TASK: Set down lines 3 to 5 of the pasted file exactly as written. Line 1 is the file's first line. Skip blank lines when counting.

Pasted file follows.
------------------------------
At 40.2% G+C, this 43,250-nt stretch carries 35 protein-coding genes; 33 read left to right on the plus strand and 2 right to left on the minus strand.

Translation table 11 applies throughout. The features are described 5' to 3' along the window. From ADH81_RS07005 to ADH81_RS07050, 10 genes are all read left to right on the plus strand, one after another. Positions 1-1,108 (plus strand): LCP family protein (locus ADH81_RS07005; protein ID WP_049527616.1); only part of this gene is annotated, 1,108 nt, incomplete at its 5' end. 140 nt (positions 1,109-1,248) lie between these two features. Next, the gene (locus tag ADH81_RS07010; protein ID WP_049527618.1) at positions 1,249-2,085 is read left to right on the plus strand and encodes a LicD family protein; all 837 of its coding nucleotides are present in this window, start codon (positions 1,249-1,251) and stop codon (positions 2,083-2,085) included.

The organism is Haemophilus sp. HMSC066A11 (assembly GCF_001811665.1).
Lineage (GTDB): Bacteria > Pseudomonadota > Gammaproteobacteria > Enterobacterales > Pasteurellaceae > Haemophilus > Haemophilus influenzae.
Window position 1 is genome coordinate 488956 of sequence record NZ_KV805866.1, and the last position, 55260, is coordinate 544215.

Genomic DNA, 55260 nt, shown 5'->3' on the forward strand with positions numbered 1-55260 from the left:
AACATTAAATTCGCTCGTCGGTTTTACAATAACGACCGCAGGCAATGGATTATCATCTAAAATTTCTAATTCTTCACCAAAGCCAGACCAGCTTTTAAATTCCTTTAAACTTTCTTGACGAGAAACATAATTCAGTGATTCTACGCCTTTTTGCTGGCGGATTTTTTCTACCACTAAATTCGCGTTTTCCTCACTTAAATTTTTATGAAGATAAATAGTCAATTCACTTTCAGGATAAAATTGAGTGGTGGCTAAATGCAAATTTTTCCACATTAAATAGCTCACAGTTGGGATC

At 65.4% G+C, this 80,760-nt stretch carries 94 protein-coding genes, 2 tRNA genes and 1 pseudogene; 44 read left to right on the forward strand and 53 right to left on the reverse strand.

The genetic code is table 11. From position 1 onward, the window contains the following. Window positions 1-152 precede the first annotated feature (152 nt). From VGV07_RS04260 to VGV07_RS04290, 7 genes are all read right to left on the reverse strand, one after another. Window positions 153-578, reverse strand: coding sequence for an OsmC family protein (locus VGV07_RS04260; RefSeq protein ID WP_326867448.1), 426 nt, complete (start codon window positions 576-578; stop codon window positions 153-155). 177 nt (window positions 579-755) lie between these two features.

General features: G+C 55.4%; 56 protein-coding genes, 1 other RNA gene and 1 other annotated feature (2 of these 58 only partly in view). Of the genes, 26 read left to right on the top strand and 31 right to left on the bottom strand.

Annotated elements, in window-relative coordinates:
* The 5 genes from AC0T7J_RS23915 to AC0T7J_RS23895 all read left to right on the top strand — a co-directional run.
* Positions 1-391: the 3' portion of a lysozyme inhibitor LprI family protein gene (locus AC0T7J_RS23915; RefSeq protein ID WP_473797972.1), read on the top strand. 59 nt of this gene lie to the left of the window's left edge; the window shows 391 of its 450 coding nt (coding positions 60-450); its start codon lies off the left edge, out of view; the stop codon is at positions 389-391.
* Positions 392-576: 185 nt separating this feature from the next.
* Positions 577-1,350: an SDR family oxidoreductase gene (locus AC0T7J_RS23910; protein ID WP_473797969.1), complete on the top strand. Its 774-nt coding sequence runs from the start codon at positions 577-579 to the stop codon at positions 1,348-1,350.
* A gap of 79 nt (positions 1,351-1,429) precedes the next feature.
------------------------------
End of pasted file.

The organism is Haemophilus sp. HMSC066A11 (assembly GCF_001811665.1).
Lineage (GTDB): Bacteria > Pseudomonadota > Gammaproteobacteria > Enterobacterales > Pasteurellaceae > Haemophilus > Haemophilus influenzae.
Window position 1 is genome coordinate 488956 of sequence record NZ_KV805866.1, and the last position, 55260, is coordinate 544215.